Wine Intelligence has identified major differences in consumer behaviour in Sweden, Norway and Finland, despite all three neighbouring markets having state monopolies of off-trade alcohol sales.

The research, released today (22 October), finds that, although all three countries enjoy high GDP and share some of the highest rates of wine drinking anywhere in the world, wine buying habits vary in several ways.

Regular wine drinkers in Sweden, for example, are most likely to buy Australian wine, while Norwegians favour Spanish wine. Chilean imports lead the way among Finnish consumers.

There are also differences in the style of wines being bought. Chardonnay is the favoured white varietal in Sweden and Finland, while Norwegians are more likely to drink Riesling.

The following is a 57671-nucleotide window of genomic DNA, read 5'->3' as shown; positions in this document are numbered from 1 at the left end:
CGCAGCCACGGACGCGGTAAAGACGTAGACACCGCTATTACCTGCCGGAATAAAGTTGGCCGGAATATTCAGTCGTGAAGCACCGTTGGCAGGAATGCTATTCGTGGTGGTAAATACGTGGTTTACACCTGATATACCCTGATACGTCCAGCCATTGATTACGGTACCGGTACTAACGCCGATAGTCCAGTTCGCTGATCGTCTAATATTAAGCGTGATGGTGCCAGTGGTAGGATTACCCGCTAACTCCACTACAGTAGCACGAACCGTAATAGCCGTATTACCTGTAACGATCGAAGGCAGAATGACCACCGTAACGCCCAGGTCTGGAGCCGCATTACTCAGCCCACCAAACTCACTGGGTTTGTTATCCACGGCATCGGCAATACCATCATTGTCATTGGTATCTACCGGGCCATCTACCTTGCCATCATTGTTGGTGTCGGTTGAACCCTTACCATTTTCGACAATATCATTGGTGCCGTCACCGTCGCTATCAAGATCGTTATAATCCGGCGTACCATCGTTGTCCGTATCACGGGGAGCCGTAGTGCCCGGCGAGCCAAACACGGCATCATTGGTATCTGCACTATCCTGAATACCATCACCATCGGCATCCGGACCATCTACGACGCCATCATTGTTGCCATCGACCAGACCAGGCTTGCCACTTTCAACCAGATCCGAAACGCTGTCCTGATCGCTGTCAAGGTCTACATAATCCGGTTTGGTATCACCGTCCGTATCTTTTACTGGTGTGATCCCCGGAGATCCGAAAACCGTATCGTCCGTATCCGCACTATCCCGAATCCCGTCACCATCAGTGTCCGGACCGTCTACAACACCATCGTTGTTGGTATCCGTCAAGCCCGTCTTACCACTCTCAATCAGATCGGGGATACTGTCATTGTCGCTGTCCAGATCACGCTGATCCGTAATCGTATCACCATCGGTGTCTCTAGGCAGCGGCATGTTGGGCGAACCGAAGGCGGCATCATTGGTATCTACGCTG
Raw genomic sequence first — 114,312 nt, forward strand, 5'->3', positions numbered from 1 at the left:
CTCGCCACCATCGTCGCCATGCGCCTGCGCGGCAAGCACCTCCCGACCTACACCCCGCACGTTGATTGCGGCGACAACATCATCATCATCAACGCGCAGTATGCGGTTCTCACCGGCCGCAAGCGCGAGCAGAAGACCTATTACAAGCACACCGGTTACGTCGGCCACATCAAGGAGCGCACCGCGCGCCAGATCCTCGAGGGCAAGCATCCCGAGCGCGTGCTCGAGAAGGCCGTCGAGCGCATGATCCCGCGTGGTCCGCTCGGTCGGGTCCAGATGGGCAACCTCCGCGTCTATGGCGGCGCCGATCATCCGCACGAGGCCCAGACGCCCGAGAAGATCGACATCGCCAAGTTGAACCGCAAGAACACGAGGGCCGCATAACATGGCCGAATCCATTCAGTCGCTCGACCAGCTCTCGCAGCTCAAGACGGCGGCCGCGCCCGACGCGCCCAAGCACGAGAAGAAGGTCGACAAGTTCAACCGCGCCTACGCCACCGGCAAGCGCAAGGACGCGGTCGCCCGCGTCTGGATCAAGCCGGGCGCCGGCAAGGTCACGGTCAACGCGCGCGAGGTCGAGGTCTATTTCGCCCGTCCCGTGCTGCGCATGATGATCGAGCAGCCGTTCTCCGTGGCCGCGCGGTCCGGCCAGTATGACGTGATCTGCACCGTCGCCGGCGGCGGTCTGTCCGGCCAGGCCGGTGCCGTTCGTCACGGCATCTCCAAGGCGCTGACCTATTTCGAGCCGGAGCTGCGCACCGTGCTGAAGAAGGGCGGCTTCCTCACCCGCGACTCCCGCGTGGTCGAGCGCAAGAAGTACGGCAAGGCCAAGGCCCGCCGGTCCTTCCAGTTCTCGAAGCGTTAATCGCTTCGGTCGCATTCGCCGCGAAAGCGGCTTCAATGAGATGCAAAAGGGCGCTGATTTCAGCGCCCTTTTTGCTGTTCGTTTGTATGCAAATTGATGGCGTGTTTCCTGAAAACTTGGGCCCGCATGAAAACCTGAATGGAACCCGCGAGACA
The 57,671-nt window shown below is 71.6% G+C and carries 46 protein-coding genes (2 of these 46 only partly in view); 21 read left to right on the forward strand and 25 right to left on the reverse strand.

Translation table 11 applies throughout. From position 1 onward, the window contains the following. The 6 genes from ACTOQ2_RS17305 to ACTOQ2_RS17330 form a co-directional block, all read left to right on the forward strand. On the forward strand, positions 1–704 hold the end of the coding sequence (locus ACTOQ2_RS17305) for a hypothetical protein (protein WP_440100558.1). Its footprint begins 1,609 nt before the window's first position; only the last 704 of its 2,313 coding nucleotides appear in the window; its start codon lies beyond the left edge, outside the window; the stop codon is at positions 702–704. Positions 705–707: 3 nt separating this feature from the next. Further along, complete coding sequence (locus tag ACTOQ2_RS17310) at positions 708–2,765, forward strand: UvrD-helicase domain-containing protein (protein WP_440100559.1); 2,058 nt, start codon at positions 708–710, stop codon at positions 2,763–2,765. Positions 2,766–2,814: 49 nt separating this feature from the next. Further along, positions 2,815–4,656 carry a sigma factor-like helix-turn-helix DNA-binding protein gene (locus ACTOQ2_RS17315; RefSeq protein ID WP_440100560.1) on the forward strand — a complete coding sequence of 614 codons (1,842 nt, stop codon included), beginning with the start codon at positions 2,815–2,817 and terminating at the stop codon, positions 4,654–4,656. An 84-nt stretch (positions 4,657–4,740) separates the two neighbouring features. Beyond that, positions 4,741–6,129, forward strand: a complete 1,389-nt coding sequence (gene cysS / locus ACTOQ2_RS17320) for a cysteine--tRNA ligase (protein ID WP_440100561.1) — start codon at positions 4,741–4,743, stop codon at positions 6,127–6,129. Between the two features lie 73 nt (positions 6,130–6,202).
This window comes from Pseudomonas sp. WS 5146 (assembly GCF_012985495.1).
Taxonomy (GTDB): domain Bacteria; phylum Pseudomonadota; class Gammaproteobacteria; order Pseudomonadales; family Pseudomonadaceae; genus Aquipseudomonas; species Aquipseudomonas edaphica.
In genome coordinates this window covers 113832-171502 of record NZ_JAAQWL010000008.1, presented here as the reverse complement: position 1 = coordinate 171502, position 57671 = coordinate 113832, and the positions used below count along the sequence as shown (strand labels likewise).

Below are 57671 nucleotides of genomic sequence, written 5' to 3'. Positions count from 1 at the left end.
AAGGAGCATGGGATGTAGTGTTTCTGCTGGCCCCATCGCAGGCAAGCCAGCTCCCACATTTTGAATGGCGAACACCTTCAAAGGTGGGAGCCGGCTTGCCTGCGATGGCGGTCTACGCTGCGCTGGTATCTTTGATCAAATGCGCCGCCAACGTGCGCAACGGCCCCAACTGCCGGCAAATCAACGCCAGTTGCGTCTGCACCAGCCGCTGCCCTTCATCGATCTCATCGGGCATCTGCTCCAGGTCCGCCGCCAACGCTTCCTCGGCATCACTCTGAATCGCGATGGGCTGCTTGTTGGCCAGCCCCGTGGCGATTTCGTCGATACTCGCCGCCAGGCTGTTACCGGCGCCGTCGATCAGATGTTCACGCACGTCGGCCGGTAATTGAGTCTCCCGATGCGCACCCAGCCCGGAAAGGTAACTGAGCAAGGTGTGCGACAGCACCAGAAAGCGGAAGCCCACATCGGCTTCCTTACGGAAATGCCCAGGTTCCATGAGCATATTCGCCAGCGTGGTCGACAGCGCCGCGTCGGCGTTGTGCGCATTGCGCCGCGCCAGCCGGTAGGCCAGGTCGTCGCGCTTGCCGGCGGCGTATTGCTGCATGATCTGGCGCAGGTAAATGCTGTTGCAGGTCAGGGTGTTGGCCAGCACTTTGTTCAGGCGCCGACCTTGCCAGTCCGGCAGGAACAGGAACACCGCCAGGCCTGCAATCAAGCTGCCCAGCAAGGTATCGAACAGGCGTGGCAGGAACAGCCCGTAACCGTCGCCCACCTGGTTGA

In terms of region, Bordeaux over-indexes in Finland, Swedes have more of a penchant for Champagne, and Chablis has a strong following in Norway. There is also a marked variation in rosé drinking, with Swedes more likely to drink pink wines than the Norwegians, and far ahead of the Finns in their rosé appreciation.

Nordic wine lovers are also split over their purchasing decisions, with Swedes putting their faith in a friend or family member’s recommendation while Finns and Norwegians are more likely to look for the reassurance of a familiar brand.

Details of Wine Intelligence's report, Nordic Landscapes: The Monopolies, can be found here.